The Memory of Light by Francisco X. Stork; Arthur A. Levine Books, Scholastic; $17.99 324 pages Ages 12 and up.
This searing, poignant and ultimately uplifting novel, inspired by the author’s own experience with depression, is a rare book addressing the aftermath of a suicide attempt. As the novel opens, Vicky Cruz wakes up in a mental hospital after swallowing her stepmother’s sleeping pills, feeling she can add yet another failure to the long list of things she is no good at. (In an afterword, the author, who was born in Mexico and grew up in El Paso, freely discusses his own similar attempt and his own battle with depression.) Stork, the author of acclaimed novels “Marcelo in the Real World” and “The Last Summer of the Death Warriors,” has a real gift for creating vivid characters, and the other young people in group therapy at the hospital – Mona, grieving the loss of her stepsister to the foster care system; Gabriel, who hears a voice in his head, and E.M., hospitalized for a violent assault on his abusive father – all have something to offer each other as they look for a way out of darkness with the help of empathetic psychiatrist Dr. Desai. Stork does not sugarcoat the difficulties Vicky faces in her battle with depression, or the obstacles she will face on her return home, but does a masterful job portraying her slowly coming to recognize her feelings about her unresolved grief over her mother’s death years before and the difficulties in her relationship with her domineering, hypercritical father who seems always to favor Vicky’s academically gifted older sister. And in a graceful way, he portrays the step-by-step hard work of learning to see that some things do make life worth living. Stork throws plenty of humor and action into the mix, leading up to a most satisfying, if not “happily-ever-after” finale.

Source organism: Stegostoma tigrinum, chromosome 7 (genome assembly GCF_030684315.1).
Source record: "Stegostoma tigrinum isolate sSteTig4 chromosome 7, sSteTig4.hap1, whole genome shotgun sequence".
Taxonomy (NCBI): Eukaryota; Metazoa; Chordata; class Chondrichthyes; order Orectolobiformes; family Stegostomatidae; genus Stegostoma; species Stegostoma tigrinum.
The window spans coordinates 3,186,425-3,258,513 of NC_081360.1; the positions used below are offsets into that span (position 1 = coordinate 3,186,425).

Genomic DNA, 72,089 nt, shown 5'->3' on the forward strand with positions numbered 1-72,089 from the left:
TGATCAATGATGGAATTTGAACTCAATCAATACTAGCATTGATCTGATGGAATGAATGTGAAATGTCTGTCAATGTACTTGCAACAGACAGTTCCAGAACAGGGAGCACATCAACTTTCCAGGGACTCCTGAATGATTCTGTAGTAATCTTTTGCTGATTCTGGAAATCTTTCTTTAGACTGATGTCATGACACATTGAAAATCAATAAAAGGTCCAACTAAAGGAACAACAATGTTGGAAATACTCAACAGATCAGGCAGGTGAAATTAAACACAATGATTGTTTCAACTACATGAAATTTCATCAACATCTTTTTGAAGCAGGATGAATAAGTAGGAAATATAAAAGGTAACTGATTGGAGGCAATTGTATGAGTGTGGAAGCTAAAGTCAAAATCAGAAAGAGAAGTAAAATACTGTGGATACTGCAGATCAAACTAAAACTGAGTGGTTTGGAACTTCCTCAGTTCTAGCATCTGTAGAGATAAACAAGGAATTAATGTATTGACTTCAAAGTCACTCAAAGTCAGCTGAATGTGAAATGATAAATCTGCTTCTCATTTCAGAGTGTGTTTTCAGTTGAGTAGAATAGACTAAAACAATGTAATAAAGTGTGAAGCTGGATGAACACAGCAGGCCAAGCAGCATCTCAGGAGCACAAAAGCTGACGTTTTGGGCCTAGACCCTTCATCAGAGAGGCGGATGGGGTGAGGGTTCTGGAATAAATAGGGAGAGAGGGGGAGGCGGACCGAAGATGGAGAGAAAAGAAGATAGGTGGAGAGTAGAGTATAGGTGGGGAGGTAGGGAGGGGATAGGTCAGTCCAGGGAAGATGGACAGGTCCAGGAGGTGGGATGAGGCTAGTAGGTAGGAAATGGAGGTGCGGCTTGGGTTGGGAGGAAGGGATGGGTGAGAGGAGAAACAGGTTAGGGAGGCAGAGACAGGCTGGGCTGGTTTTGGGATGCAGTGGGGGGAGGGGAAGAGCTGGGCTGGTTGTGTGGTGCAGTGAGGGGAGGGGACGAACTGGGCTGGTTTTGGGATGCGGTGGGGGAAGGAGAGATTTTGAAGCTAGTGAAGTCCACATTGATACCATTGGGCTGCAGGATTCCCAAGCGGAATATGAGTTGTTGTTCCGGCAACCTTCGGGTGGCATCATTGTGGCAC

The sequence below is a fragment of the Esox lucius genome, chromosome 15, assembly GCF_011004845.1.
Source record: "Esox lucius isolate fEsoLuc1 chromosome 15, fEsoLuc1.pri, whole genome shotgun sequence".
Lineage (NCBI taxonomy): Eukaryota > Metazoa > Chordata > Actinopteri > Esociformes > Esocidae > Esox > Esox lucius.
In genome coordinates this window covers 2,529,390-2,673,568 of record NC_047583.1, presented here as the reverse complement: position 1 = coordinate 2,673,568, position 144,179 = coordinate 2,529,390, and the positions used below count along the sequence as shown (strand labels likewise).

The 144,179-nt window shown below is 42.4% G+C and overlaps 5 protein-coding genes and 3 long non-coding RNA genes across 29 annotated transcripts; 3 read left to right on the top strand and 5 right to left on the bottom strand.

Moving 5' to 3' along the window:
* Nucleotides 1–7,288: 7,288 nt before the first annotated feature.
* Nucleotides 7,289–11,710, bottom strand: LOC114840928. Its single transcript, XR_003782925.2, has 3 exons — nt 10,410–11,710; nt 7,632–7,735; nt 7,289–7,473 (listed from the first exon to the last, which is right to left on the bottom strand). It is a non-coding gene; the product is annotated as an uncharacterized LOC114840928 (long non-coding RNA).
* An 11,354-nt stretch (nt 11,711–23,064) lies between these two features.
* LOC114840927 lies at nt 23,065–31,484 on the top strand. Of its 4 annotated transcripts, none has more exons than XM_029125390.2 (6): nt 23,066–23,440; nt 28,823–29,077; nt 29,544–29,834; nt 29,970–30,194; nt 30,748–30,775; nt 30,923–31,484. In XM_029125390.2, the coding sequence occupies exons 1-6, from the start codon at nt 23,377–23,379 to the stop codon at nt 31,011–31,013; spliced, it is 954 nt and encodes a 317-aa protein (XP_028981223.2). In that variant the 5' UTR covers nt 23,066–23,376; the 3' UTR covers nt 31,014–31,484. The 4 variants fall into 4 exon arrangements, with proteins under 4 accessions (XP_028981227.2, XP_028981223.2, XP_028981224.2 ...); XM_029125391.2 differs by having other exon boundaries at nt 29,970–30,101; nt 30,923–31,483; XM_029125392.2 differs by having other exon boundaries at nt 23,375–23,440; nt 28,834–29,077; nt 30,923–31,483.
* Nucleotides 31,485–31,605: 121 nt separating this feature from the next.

– Jean Westmoore